Giles Chichester admitted a 'technical breach' of the rules
The leader of the Conservative Party's MEPs has quit that role after he admitted breaking expenses rules.
Giles Chichester paid thousands of pounds in staff allowances to a firm of which he is a paid director.
The South West England MEP said he had made a "technical" breach of the rules and had always acted "in good faith".
Meanwhile, another Tory MEP, Den Dover, has denied any wrong-doing in paying his wife and daughter a reported £750,000 for work over nine years.
Mr Chichester agreed to stand down as the Tory leader in Brussels after being asked to justify his actions by party leader David Cameron.
Mr Cameron said: "Giles Chichester is right to stand down as leader of our MEPs to prepare a full explanation of how his office is funded.
"Just as I expect our MPs to adhere to the highest standards, so must our MEPs.
"The tax-paying public have a right to know how their money is being spent and politicians have a duty to ensure it is spent properly."
Deputy leader Philip Bushill-Matthews will take over as acting leader.
Earlier this year, Mr Chichester drew up a new expenses code for Tory MEPs after being asked by Mr Cameron to get a grip on their allowances in the wake of the Derek Conway affair.
But Mr Chichester - son of round-the-world yachtsman Sir Francis - was forced to own up to what he called a "whoops-a-daisy" moment - apparently failing to spot a flaw in his own financial arrangements.
Giles Chichester has done for members of the European Parliament what Derek Conway did for MPs
A family firm - founded by his father to publish maps - has received £445,000 since 1996 from EU coffers "in connection with secretarial and assistant services for the European Parliament, constituency and committee work".
A contract for the arrangement was formally registered with the European Parliament, but a rule change all MEPs were notified of about five years ago prohibited channelling MEPs' expenses for their parliamentary staff through companies of which they are a member.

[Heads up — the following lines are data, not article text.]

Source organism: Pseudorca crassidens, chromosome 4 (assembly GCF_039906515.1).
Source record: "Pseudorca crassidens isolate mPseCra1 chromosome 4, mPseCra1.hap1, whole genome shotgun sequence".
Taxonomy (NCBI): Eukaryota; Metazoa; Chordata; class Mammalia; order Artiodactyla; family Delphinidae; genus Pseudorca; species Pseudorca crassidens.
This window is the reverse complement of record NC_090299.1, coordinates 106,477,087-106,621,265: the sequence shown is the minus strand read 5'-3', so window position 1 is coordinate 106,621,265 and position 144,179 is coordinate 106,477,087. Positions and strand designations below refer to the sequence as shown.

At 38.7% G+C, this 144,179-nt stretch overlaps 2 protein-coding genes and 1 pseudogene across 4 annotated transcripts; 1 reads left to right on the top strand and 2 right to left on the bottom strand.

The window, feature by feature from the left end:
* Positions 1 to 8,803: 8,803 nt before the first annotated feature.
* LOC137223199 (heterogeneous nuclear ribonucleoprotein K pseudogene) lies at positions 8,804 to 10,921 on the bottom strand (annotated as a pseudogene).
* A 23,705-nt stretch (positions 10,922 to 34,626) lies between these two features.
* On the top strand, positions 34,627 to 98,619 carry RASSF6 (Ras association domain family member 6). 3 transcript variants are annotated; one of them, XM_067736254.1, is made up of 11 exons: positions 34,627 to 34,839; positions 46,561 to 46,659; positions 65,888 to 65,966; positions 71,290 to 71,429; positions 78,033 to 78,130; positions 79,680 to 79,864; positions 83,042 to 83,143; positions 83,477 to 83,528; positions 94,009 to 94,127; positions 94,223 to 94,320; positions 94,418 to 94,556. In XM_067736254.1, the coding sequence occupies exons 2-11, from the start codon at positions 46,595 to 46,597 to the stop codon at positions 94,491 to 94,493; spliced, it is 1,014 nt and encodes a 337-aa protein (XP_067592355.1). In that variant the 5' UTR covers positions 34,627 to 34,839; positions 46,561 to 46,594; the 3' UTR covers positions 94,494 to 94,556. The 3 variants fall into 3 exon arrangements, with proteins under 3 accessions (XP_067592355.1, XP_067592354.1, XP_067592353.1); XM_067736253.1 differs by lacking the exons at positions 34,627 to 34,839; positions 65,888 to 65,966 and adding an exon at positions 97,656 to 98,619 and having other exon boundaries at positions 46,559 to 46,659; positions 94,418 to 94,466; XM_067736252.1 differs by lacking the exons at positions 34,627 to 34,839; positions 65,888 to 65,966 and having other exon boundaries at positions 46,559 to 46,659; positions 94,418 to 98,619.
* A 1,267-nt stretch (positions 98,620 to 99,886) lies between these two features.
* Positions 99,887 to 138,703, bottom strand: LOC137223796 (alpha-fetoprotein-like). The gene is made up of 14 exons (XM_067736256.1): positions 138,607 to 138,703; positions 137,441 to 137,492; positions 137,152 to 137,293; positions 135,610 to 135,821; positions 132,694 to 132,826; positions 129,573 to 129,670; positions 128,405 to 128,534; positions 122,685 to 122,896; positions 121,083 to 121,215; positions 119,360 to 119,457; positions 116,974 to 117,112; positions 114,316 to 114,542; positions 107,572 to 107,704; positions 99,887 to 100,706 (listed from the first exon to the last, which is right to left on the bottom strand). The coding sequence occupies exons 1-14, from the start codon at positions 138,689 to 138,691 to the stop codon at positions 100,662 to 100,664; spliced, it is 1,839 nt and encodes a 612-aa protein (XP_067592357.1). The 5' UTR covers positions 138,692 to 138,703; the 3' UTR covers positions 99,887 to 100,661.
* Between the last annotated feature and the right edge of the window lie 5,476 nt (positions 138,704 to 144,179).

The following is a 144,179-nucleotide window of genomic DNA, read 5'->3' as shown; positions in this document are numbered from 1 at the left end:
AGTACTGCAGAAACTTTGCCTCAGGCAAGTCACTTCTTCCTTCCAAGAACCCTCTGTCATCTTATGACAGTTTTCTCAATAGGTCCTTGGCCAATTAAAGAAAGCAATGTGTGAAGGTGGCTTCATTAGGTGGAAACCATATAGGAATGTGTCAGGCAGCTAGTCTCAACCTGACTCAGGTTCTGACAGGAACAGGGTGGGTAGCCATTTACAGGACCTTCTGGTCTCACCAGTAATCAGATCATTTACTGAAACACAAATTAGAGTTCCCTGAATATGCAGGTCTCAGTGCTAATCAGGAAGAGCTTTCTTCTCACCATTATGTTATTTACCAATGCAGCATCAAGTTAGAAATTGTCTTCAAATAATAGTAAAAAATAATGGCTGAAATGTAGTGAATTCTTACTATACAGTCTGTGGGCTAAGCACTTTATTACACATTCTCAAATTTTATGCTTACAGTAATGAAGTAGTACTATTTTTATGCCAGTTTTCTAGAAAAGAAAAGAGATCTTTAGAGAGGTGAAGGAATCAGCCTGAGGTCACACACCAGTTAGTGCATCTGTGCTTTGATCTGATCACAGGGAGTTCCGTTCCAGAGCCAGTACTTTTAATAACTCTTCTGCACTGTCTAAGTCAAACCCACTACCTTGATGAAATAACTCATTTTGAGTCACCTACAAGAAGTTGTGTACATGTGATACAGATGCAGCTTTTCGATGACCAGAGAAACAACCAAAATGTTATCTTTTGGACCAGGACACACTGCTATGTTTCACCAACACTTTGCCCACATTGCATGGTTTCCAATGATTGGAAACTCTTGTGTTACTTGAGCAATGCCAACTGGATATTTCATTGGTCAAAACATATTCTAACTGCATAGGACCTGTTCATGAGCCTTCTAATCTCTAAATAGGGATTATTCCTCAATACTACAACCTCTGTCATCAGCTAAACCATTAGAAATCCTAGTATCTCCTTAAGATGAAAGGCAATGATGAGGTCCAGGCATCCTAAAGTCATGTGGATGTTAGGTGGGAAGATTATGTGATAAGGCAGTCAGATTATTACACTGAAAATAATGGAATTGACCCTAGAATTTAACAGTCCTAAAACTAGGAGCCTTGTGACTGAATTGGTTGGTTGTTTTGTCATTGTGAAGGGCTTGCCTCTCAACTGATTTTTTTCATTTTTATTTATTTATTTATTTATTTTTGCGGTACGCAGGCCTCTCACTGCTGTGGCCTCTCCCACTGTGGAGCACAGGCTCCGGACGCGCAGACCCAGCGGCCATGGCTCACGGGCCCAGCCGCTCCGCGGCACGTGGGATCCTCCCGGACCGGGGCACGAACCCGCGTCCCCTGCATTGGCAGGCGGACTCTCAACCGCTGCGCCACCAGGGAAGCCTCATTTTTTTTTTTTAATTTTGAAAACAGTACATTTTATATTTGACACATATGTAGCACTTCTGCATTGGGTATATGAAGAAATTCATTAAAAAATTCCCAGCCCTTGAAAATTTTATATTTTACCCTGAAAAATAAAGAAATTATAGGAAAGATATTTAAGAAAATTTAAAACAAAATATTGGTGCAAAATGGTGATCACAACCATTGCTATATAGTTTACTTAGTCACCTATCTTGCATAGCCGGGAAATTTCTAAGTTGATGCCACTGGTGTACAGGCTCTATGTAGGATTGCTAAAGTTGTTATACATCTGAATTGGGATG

Mr Chichester says the rule change "had not been brought to my attention".
After press reports about his expenses, he said, he had clarified the situation with parliamentary officials this week and has now cancelled the contract.
European Parliament officials have confirmed he may have to pay some of the cash back.
Asked earlier for his view on the row, Prime Minister Gordon Brown said: "This is public money that has got to be explained for its use."
I am totally innocent of any charges
He said Labour MEPs had "insisted since 2000 on their being separate validated audits of their own expenses and they have a separate register about family employment".
In a statement, the Conservative Party said Mr Chichester stepped down after chairman Caroline Spelman asked him to provide a full explanation of the arrangements put in place to fund his staff by 1600 BST on Friday.
Mr Chichester chose to step down with immediate effect to prepare his report to the European Parliament authorities, said the party.
He will continue to be a Conservative MEP for South West England and Gibraltar.
Meanwhile a Conservative MEP for North West England, Den Dover, has told BBC News he had done nothing wrong in paying his wife and daughter a reported £758,000 through an outside company for secretarial and support services over nine years.
He said: "I am totally within the rules and regulations of the European Parliament. I put that in writing. I am not a director, have no shareholdings, have no payments from any outside company."
Asked if it looked "dodgy" to voters he replied: "It may do but I put it to you that there are an awful lot of MPs and MEPS who are employing their own family members."
He said his wife was fully qualified in book-keeping accountancy and his daughter as a secretary. "They get market rates but they put in two or three times the number of hours. They just never stop. Therefore I am totally innocent of any charges."
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